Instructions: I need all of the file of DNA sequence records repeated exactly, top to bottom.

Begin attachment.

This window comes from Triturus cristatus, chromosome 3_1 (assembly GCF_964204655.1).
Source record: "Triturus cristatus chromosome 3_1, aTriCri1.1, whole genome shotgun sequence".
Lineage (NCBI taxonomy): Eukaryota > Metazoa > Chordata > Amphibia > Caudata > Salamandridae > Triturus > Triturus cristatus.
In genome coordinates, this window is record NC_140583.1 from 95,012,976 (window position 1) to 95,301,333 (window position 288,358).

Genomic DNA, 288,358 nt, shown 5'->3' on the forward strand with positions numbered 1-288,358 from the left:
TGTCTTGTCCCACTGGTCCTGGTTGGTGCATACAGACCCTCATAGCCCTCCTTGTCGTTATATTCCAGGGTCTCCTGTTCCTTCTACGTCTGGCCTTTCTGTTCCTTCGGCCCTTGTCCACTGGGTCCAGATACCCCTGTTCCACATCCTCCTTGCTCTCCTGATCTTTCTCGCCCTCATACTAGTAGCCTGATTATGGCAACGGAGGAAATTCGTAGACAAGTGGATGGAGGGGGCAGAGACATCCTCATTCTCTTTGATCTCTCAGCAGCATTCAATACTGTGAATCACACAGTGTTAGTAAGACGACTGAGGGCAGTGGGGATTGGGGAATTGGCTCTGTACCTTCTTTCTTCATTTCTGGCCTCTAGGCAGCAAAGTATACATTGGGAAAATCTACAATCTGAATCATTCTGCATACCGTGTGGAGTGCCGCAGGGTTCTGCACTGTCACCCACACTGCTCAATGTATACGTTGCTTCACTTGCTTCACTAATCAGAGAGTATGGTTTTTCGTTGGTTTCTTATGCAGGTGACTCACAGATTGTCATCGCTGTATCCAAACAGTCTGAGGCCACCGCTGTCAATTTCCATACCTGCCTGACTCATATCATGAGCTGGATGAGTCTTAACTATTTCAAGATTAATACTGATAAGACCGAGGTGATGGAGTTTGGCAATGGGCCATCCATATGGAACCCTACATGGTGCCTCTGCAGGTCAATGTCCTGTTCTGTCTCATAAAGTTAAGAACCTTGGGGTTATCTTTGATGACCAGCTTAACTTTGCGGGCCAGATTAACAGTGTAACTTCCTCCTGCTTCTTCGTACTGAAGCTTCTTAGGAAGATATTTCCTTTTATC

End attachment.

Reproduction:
This window comes from Triturus cristatus, chromosome 3_1 (assembly GCF_964204655.1).
Source record: "Triturus cristatus chromosome 3_1, aTriCri1.1, whole genome shotgun sequence".
Lineage (NCBI taxonomy): Eukaryota > Metazoa > Chordata > Amphibia > Caudata > Salamandridae > Triturus > Triturus cristatus.
In genome coordinates, this window is record NC_140583.1 from 95,012,976 (window position 1) to 95,301,333 (window position 288,358).

Genomic DNA, 288,358 nt, shown 5'->3' on the forward strand with positions numbered 1-288,358 from the left:
TGTCTTGTCCCACTGGTCCTGGTTGGTGCATACAGACCCTCATAGCCCTCCTTGTCGTTATATTCCAGGGTCTCCTGTTCCTTCTACGTCTGGCCTTTCTGTTCCTTCGGCCCTTGTCCACTGGGTCCAGATACCCCTGTTCCACATCCTCCTTGCTCTCCTGATCTTTCTCGCCCTCATACTAGTAGCCTGATTATGGCAACGGAGGAAATTCGTAGACAAGTGGATGGAGGGGGCAGAGACATCCTCATTCTCTTTGATCTCTCAGCAGCATTCAATACTGTGAATCACACAGTGTTAGTAAGACGACTGAGGGCAGTGGGGATTGGGGAATTGGCTCTGTACCTTCTTTCTTCATTTCTGGCCTCTAGGCAGCAAAGTATACATTGGGAAAATCTACAATCTGAATCATTCTGCATACCGTGTGGAGTGCCGCAGGGTTCTGCACTGTCACCCACACTGCTCAATGTATACGTTGCTTCACTTGCTTCACTAATCAGAGAGTATGGTTTTTCGTTGGTTTCTTATGCAGGTGACTCACAGATTGTCATCGCTGTATCCAAACAGTCTGAGGCCACCGCTGTCAATTTCCATACCTGCCTGACTCATATCATGAGCTGGATGAGTCTTAACTATTTCAAGATTAATACTGATAAGACCGAGGTGATGGAGTTTGGCAATGGGCCATCCATATGGAACCCTACATGGTGCCTCTGCAGGTCAATGTCCTGTTCTGTCTCATAAAGTTAAGAACCTTGGGGTTATCTTTGATGACCAGCTTAACTTTGCGGGCCAGATTAACAGTGTAACTTCCTCCTGCTTCTTCGTACTGAAGCTTCTTAGGAAGATATTTCCTTTTATC